Conversations in Education
From teacher book groups to conversations in the faculty lounge, Prep faculty and administrators think a lot about how we support students. Each month in 2017-18, we are featuring a piece by a Prep faculty member or administrator that gives a slice of life at Prep. If you would like to share your ideas, feel free to comment on an individual post or contact Dean of Studies Sarah Cooper.
From teacher book groups to conversations in the faculty lounge, Prep faculty read and talk a lot about education. Each month we highlight a few memorable pieces or videos. Our goal is to make the process of parenting, learning and living a little saner, to put things a little more in perspective. These articles will be chosen by Prep teachers and administrators. If you want to share your ideas, feel free to comment on an individual post or contact Dean of Studies Sarah Cooper.
February Newsletter: Middle School Community Service Day
by 7th Grade Dean Rachael Madore ‘05
To say that Middle School Community Service Day has a lot of moving pieces is an understatement.
94 middle schoolers.
6 parent chaperones.
8-10 locations, which can include Ronald McDonald House, Harambee School, Tierra Del Sol Foundation, Mothers’ Club, Lineage Dance, CAPS Adult Day Services, Club 21, Union Station Homeless Services, Don Benito Elementary School and Foothill Unity Center.
When Dean of Students Midge Kimble, 8th Grade Dean Megan Burton and I sit down to plan Community Service Day, we are a team, dividing up the organizations to contact, buses to schedule and chaperones to enlist. It’s an exercise in attention to details and flexibility. There have been organizations that canceled at the last minute or buses that didn’t show up on time, but the beauty of every community service day always circles back to the excitement of the students.
Over the course of middle school, twice each year, students have the opportunity to visit four different locations–learning about the community outside Prep, discovering new passions, narrowing in on potential ideas for their 8th grade Community Impact Projects and ultimately uniting as a middle school. Whether it is playing with toddlers at Mothers’ Club or doing a skit for seniors with Alzheimer’s at CAPS, our students have the chance to expand their awareness one experience or connection at a time.
What I love most about Community Service Day is that teachers, parent chaperones and students alike all roll up their sleeves and immerse themselves in the day. There is an unspoken understanding that age has nothing to do with the impact that you can make. Everyone offers what they can, whether it’s being a teacher’s assistant at Don Benito Elementary or serving breakfast at Union Station.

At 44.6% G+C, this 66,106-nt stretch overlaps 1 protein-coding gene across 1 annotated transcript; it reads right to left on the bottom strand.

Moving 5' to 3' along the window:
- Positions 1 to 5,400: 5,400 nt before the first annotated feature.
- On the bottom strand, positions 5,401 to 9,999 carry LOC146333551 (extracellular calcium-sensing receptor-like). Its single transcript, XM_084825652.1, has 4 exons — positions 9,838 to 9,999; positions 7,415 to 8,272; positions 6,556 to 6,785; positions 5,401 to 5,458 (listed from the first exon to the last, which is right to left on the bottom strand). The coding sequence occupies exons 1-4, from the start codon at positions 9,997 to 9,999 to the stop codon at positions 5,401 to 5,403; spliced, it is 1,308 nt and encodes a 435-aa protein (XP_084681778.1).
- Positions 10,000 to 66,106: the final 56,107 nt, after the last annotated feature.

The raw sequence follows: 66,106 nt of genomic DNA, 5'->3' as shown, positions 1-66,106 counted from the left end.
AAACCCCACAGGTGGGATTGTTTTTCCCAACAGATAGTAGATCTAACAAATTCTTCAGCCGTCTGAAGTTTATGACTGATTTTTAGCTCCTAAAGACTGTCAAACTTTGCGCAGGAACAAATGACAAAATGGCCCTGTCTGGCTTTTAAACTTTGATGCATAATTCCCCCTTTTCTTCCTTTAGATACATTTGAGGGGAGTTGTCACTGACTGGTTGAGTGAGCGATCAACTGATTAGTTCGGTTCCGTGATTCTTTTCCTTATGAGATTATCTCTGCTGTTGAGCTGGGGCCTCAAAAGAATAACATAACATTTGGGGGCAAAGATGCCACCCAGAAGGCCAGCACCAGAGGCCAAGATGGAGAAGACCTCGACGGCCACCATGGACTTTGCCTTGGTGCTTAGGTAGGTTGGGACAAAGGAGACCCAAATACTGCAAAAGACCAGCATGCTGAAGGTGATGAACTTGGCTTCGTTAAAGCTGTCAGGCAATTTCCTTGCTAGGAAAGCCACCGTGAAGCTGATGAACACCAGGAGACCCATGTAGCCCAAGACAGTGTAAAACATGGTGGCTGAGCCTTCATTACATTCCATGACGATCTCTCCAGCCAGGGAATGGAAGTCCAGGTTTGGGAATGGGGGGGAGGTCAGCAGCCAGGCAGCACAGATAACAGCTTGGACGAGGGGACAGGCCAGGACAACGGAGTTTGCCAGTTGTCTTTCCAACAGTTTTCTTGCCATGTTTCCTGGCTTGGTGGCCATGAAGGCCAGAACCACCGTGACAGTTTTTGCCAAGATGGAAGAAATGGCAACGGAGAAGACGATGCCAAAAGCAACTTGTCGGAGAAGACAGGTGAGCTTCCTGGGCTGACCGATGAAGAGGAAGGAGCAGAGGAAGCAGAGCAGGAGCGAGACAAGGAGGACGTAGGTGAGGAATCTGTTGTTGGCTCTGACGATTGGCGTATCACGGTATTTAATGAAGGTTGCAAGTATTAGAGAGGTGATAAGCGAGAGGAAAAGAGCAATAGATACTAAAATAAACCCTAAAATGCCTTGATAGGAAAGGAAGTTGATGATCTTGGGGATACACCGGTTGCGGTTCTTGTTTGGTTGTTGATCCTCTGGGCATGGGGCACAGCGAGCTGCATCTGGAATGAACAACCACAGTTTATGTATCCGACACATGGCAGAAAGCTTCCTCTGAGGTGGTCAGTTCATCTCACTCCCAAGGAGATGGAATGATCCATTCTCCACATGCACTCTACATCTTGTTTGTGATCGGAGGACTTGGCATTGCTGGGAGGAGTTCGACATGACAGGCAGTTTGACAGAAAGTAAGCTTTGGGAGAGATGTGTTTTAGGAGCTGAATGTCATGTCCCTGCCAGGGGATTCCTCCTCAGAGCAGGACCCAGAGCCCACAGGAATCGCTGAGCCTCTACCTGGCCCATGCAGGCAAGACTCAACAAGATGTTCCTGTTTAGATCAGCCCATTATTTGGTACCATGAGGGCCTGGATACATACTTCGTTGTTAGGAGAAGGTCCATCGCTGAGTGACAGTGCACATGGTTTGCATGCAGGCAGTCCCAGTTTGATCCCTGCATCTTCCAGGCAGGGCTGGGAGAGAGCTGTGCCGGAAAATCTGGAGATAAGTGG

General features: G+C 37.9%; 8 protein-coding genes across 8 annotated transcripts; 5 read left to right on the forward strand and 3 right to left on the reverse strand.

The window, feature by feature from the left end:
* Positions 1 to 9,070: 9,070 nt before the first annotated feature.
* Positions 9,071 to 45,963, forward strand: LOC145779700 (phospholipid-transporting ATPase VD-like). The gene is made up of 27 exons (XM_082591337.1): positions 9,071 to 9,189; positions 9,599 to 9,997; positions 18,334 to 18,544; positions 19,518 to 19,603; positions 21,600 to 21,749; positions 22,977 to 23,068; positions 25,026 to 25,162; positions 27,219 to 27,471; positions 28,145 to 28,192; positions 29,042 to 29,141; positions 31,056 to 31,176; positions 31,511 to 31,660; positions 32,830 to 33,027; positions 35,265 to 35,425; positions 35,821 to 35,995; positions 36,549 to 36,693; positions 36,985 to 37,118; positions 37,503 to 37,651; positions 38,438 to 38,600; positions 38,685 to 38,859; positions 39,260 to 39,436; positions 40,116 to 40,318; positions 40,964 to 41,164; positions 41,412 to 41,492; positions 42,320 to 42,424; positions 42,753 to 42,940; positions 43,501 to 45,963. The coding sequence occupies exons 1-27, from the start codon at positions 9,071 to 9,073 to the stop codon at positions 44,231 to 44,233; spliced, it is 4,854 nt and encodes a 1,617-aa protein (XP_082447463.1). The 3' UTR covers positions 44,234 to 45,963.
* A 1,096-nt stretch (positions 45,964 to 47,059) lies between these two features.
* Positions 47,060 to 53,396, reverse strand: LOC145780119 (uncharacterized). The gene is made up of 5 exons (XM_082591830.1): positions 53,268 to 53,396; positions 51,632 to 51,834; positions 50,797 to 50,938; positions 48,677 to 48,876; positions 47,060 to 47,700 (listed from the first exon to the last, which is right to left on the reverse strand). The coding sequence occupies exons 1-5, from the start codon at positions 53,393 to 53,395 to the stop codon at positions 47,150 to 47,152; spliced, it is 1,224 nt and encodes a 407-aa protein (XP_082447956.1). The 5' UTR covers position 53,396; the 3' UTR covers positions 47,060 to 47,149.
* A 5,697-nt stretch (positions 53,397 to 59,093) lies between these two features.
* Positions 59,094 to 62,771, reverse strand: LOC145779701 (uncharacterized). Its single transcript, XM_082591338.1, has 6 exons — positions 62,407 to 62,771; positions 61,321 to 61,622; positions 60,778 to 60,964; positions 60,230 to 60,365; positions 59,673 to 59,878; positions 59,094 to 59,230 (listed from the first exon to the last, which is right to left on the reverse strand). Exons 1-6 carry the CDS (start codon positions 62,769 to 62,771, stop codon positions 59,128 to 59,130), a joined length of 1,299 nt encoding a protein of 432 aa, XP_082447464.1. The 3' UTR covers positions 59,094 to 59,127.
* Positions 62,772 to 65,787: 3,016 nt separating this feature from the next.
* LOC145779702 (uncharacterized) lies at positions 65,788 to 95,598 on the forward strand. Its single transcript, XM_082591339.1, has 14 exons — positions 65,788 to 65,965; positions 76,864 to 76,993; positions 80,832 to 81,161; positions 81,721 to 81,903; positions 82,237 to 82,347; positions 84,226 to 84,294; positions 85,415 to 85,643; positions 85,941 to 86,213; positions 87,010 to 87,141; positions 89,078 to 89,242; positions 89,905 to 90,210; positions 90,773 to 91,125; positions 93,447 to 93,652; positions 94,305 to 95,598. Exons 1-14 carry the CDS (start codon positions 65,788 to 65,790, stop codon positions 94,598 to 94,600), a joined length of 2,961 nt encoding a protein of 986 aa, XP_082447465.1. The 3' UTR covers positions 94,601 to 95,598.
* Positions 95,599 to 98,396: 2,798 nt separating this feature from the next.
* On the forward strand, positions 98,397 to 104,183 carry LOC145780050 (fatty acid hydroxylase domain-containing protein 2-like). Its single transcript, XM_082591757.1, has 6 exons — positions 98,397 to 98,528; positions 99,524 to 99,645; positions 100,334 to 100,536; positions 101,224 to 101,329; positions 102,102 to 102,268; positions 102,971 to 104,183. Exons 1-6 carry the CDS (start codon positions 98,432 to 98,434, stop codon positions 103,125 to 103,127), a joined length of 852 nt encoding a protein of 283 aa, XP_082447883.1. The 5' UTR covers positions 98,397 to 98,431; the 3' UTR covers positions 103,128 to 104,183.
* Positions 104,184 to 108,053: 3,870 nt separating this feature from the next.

Before every outing, students are asked to research their organization and try to imagine the impact they will make. However, a lot of times, it is hard to predict that impact until you experience it. At Ronald McDonald House, a home for families with children undergoing treatment at Huntington Hospital or other nearby hospitals, students are typically asked to deep clean the house so that families feel comfortable. While this is by no means a glamorous job, students take on the responsibility with determination, some learning how to use a vacuum for the first time.
My favorite memory from Ronald McDonald House actually happened during our lunch break, when a family sat down with the students to generously share their story. The mother spoke in Spanish as her sixteen-year-old son translated, recalling their journey, many hours from their own home and without the resources to pay for an extended stay close to the hospital. They expressed their gratitude for volunteers who offered their time so that they wouldn’t have to worry about cleaning or cooking while taking care of their daughter, who was having reconstructive ear surgery. The students listened in silence, but with a razor-sharp focus as they recognized their impact in real time.
It’s times like this that the worries about scheduling and buses and last-minute changes all fade. It boils down to moments of human connection that we hope students take with them as they discover and refine their personal definition of service.
After serving as 7th Grade Dean for three and a half years, Rachael Madore '05 is leaving Flintridge Preparatory School this month for new adventures in Northern California. Dean of Students Midge Kimble will be taking over her responsibilities as dean for the remainder of the school year.
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